Wim C J Hop

Erasmus MC, Rotterdam, South Holland, Netherlands

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Publications (908)4180.39 Total impact

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    Full-text · Article · Sep 2015 · Obstetric Anesthesia Digest
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    ABSTRACT: The aim of this study was to assess the effect of intravenous (IV) insulin administration in children with severe acute asthma (SAA) and hyperglycemia on IV salbutamol consumption and length of stay (LOS) in a pediatric intensive care unit (PICU). Retrospective, descriptive study of the clinical course before and after implementation of an insulin protocol for the treatment of hyperglycemia (i.e. blood glucose >8 mmol/L or 144 mg/dL, respectively) in the PICU of a tertiary care university hospital. Admissions between 1994 and 2010 were reviewed. The insulin protocol was introduced in 2006. A total of 131 pediatric patients with SAA complicated by hyperglycemia requiring IV salbutamol were included. Severity of illness before and after implementation of the insulin protocol did not significantly differ. The insulin-treated patient group had significantly higher maximum blood glucose levels and higher cumulative IV salbutamol dose than the non-treated group. There were no differences between these groups in the duration of IV salbutamol administration and LOS. In view of the lack of difference in outcomes and considering that the insulin protocol is labor-intensive, the question is whether this protocol is efficacious for the treatment of pediatric SAA associated with hyperglycemia.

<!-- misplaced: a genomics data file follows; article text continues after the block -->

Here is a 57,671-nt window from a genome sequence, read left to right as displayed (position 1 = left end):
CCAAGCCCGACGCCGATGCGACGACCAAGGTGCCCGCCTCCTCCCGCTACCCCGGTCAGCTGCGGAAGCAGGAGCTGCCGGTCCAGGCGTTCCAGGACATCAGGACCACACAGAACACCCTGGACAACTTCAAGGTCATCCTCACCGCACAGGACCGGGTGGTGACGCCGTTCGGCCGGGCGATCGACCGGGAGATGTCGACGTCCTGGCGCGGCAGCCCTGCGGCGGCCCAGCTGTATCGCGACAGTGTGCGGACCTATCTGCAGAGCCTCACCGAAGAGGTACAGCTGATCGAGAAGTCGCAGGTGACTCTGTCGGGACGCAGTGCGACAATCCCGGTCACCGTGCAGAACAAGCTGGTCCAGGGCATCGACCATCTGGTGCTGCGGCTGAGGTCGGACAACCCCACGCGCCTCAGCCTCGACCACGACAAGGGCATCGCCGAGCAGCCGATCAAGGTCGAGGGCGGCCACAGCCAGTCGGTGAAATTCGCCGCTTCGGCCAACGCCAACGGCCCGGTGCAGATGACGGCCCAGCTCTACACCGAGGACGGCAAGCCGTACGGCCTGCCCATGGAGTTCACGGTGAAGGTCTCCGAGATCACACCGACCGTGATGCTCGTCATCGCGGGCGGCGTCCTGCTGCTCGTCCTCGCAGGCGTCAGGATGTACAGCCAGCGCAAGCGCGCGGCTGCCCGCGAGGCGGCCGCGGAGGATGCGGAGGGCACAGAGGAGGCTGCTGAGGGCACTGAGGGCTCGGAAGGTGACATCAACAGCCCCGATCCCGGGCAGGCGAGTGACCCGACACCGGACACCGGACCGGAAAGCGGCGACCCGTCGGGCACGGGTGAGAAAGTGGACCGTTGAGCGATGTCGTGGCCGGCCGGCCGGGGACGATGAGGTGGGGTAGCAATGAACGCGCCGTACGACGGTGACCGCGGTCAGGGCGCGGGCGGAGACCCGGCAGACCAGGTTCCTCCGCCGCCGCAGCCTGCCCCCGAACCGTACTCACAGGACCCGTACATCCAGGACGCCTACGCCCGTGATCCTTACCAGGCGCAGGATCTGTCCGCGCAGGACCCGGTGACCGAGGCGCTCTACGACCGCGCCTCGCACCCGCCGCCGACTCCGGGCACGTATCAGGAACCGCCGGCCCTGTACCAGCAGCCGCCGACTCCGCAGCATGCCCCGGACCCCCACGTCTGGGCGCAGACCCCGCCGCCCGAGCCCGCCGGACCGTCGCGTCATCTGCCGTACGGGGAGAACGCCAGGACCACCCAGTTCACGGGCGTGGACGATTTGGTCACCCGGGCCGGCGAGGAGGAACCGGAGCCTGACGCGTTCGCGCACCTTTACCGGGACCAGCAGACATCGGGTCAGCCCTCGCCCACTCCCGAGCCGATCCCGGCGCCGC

No preview · Article · May 2015 · Journal of Asthma